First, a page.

SARAH MONK | REVELLING IN THE EASYGOING FEEL OF A COUNTRY POTTER




Sarah Monk
For the last 6 months, I have been developing a new a collection. My small batch studio ceramics feature new colours, new clay, new techniques, new slips and new glazes. 

Creating the collection has been a winter evening pursuit, when our busy studio is closed to customers. By day we offer Pottery Experiences and have been doing so for the last 24 years. Having just a few hours at the end of a busy day really focuses the creative process for me!

I am a designer-maker specialising in functional ceramics to fit comfortably in the home, particularly the kitchen (my favourite room in our house).


Breakfast has been my starting point; berry bowls and spoons, toast racks and knife rests, egg cups with decorative storage boxes and bowls of all shapes and sizes. The whole range is mix and match.

When making my own work, my approach is relaxed and playful

Growing up, my Mum collected Watcombe Pottery. Over the years she managed to collect more than 400 pieces and they overflowed from two dining room dressers in our kitchen. I remember showing it to my school friends and enjoyed reading all the sgraffito sayings and looking at the vibrant slip-trailed patterns. My plan this year has been to fill a dresser at Eastnor Pottery with my own slipware designs, revelling in the easygoing feel of a country potter. In fact, I have already filled this dresser…..maybe I need to get a second one too!

Work in progress
When making my own work, my approach is relaxed and playful, and I hope this translates through to the finished pieces. I love our studio workshop and make full use of our facilities; from the electric potter’s wheels to the table spaces for hand-building and modelling - whatever takes my fancy! Slips are brushed on, sgraffito designs drawn into the surface and sprigs applied, making the pieces tactile, a deliberate consideration. I restrict my palette to blue and white slip on terracotta clay; it links everything together and has a country cottage appeal. All of my making happens at the wet clay stage. After a biscuit firing, I don’t add anything else to the surface except for a simple lead-free glaze.

I co-own Eastnor Pottery and The Flying Potter with my husband, Jon Williams. We met at Bath, where we both graduated with a BA(Hons) in Ceramics. I began my career producing a bright yellow range of functional, yet whimsical ceramics and sold them in many galleries across the UK. I made a series of bee-covered teapots, one of which ended up in a touring exhibition called ‘Time for Tea’ by the British Council.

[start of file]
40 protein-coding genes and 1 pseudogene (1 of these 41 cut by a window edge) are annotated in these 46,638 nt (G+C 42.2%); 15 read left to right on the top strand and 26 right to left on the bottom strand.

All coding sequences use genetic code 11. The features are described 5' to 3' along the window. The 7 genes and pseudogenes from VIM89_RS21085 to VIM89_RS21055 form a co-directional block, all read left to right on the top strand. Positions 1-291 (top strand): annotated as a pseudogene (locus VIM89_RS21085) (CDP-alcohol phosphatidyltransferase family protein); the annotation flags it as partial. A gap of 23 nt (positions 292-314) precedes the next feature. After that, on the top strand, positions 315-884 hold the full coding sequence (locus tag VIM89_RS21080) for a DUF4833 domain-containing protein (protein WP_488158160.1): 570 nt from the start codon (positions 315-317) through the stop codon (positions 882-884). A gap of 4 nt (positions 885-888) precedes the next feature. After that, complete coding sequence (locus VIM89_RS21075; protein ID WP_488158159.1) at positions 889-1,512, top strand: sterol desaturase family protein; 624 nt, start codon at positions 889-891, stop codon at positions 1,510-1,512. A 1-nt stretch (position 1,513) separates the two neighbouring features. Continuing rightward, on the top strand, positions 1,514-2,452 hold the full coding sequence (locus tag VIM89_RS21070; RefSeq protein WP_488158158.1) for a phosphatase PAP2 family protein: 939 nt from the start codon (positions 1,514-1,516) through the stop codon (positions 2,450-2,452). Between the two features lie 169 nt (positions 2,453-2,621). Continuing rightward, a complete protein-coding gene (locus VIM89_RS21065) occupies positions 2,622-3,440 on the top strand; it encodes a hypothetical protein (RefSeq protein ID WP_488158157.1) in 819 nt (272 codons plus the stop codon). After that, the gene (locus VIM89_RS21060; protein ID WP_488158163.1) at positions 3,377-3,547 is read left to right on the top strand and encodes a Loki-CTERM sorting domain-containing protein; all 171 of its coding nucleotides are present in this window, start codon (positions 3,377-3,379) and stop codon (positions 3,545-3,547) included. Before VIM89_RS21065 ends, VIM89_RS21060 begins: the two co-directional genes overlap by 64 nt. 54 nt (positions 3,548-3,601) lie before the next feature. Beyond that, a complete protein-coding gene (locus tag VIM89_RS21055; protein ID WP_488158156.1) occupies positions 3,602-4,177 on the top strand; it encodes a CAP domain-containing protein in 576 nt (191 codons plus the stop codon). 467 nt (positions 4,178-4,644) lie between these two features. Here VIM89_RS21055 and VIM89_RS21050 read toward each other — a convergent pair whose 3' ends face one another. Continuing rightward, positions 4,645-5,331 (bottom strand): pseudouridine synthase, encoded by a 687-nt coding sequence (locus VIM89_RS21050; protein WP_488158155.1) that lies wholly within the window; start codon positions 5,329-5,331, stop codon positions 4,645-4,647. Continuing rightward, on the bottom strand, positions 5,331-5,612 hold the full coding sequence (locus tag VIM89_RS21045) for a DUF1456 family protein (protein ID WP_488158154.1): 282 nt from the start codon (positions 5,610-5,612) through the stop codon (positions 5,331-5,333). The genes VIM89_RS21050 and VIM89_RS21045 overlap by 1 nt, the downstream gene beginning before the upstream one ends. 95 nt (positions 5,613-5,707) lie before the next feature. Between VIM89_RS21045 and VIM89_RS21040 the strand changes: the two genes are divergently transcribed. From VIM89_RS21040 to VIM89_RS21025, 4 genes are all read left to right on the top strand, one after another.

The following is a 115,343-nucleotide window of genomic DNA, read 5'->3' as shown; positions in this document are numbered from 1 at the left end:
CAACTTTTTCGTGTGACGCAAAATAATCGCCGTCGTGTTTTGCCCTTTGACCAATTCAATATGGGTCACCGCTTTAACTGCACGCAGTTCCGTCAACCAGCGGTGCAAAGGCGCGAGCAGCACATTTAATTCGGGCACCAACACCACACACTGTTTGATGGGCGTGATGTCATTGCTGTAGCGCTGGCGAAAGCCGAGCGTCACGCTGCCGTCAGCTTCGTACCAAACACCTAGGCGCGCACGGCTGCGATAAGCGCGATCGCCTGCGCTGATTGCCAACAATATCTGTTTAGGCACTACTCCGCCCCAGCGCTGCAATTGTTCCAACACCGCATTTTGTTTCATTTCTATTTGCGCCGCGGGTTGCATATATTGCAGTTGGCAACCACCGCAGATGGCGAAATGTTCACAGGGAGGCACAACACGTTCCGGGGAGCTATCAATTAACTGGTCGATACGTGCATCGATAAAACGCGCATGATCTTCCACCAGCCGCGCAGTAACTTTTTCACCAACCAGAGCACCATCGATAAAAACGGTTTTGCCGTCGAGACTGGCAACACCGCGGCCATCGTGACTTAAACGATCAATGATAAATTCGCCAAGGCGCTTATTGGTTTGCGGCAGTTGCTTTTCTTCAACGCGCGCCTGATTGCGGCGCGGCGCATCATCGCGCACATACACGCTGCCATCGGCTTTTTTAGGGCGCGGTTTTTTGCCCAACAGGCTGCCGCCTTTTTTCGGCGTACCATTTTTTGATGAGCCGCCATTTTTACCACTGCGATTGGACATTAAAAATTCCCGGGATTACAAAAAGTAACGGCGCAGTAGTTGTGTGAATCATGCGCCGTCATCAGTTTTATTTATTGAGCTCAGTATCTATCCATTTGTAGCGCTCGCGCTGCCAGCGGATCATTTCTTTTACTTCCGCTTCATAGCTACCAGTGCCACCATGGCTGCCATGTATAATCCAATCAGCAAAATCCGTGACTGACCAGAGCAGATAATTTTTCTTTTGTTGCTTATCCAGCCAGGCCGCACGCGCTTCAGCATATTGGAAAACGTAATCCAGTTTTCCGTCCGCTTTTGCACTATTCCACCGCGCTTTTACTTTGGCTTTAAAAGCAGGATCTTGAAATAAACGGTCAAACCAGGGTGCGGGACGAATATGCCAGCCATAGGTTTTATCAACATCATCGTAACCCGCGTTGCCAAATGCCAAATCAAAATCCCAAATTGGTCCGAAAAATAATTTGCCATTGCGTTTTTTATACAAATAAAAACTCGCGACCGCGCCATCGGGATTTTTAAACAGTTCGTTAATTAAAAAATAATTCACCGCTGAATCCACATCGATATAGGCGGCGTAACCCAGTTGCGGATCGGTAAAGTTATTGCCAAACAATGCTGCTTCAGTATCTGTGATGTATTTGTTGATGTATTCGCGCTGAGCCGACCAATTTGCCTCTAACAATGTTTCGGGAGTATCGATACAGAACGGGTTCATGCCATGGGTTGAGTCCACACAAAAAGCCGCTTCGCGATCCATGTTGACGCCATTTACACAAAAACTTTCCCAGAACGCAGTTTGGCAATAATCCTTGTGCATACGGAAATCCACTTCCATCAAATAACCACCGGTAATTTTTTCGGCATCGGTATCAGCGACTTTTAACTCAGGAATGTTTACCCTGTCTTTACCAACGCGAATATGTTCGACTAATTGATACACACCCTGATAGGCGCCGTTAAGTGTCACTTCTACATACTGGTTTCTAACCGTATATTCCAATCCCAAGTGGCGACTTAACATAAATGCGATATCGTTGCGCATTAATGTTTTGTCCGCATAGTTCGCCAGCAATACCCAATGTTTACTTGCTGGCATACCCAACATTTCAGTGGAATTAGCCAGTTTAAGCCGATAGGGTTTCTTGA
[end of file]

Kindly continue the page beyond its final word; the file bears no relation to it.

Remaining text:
I feel it is a privilege to be able to guide them through the creative process… everybody achieves!


When we founded Eastnor Pottery in 1994, our plan was to offer one-day and weekend workshops at our studio (for up to 8 participants at a time). The studio is perfectly located on a beautiful country estate in Herefordshire and is an idyllic rural retreat for our participants.


Jon does most of the Flying Potter side to our business; facilitating workshops in the wider community. I oversee the activities at Eastnor Pottery, including our extremely popular drop-ins. I love it! A go on a potter’s wheel is an unforgettable experience for children and adults alike. Each visitor has their own special story and reason for visiting us. I feel it is a privilege to be able to guide them through the creative process… everybody achieves! As a growing business, we take on young apprentices and train them to also facilitate workshops.


Sarah Monk vase
“Ceramic practice at Eastnor is re-defining the role of the contemporary potter - putting a value on activity just as much as product” Paul Vincent.


In 1997, writer and critic Paul Vincent highlighted how the “ceramic practice at Eastnor is re-defining the role of the contemporary potter - putting a value on activity just as much as product”. Since then, as a team, we have taught pottery to thousands of people of all ages and abilities across the country and we are not stopping any time soon. 




All photos by Kirsty Pye.


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